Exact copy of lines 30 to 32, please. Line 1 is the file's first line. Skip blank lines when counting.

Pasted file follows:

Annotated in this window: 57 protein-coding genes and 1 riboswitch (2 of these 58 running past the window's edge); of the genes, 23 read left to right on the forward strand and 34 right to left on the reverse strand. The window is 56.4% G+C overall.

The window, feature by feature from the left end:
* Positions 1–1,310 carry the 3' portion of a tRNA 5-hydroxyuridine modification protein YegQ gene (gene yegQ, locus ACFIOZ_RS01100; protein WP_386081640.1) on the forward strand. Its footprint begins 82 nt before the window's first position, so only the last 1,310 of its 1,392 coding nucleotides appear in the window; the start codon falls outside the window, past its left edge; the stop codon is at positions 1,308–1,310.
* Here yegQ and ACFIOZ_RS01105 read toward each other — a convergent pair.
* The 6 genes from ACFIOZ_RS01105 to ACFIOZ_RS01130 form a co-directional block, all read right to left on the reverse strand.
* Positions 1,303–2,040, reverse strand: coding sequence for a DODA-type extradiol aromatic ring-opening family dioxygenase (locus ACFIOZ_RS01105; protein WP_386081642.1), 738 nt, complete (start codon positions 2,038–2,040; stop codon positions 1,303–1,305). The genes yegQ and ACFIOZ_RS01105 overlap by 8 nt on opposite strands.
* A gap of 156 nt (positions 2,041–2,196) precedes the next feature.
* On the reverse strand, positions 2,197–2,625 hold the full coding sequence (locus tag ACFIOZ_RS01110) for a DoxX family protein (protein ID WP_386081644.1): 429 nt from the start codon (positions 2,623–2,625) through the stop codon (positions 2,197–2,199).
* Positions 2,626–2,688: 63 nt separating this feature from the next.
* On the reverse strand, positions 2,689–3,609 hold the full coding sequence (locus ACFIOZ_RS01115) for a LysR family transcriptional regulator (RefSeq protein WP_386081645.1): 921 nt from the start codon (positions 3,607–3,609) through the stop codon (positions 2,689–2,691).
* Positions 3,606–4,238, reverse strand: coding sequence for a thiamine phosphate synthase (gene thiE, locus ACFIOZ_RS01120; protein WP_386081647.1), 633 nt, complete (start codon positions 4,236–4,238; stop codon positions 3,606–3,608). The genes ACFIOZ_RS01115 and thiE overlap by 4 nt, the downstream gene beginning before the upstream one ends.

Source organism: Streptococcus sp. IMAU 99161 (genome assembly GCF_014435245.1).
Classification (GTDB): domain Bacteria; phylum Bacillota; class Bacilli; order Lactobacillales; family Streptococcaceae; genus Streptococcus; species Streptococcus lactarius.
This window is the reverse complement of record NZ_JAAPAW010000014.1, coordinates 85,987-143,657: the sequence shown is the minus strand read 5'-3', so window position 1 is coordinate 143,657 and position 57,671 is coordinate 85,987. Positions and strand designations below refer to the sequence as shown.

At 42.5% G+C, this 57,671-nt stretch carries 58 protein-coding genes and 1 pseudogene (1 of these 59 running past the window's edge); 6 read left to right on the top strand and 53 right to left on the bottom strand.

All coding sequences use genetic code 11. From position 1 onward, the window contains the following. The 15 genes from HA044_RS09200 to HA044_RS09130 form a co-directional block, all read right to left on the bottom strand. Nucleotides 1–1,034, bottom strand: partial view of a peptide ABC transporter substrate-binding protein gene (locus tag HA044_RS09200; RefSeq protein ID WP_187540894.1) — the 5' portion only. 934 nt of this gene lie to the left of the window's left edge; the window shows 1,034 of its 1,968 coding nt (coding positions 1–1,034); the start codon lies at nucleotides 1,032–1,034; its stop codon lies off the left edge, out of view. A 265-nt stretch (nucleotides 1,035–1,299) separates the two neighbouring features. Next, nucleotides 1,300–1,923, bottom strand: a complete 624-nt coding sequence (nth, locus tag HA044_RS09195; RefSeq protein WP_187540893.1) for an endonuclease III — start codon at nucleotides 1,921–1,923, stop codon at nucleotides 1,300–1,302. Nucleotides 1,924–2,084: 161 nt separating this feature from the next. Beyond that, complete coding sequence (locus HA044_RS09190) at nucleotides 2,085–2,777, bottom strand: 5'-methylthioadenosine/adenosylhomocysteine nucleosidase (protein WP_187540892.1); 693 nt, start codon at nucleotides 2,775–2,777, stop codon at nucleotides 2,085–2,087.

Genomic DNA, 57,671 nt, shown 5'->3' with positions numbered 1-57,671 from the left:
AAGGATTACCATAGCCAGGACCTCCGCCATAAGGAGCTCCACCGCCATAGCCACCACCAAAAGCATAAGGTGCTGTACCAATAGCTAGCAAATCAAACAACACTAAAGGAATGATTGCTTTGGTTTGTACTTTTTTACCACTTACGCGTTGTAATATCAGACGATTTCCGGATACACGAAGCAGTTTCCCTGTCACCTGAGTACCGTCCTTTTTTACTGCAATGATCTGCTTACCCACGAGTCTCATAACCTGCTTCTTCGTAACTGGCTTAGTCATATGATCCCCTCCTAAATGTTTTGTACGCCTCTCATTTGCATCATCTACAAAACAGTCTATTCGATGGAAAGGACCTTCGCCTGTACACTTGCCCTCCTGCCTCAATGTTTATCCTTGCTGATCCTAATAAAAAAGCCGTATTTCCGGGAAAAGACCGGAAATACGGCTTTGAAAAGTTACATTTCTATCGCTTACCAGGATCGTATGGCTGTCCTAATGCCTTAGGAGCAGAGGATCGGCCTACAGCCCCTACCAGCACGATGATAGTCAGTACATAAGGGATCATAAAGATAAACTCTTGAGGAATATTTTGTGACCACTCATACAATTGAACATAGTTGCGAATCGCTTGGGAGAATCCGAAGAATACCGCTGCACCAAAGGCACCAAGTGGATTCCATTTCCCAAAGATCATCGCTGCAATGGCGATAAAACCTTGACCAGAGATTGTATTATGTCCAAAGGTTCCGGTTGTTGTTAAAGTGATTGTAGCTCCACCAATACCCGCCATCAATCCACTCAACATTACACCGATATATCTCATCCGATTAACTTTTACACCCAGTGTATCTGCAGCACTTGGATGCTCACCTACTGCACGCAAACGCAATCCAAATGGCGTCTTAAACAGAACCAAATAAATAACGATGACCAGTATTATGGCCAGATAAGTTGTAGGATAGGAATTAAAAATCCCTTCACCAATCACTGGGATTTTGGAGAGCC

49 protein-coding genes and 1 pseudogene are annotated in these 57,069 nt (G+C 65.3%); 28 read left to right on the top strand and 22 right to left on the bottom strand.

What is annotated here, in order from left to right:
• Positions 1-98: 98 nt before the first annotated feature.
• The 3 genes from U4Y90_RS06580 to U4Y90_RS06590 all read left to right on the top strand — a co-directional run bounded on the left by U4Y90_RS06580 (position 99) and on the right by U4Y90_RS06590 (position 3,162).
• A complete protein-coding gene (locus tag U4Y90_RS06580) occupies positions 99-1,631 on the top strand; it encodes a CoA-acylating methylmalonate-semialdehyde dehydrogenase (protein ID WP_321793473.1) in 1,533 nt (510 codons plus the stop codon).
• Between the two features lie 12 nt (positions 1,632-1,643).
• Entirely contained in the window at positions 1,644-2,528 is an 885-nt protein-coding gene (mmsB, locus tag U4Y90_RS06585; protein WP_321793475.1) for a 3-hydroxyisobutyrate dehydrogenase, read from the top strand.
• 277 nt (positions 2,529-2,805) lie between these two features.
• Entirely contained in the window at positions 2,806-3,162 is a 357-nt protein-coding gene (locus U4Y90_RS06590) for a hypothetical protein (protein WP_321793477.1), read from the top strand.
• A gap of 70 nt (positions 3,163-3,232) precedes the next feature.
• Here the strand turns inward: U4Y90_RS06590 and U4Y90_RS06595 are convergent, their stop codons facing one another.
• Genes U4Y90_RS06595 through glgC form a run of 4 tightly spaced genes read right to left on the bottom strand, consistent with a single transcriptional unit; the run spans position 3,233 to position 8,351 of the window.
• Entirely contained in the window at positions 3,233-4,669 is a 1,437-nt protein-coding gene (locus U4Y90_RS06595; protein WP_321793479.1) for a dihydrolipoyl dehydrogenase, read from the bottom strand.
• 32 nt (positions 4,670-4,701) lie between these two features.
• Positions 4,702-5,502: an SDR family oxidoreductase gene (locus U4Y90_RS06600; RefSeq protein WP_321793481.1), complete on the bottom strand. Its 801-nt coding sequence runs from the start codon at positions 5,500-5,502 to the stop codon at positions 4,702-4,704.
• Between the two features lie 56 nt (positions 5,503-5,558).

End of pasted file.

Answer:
• Genes U4Y90_RS06595 through glgC form a run of 4 tightly spaced genes read right to left on the bottom strand, consistent with a single transcriptional unit; the run spans position 3,233 to position 8,351 of the window.
• Entirely contained in the window at positions 3,233-4,669 is a 1,437-nt protein-coding gene (locus U4Y90_RS06595; protein WP_321793479.1) for a dihydrolipoyl dehydrogenase, read from the bottom strand.
• 32 nt (positions 4,670-4,701) lie between these two features.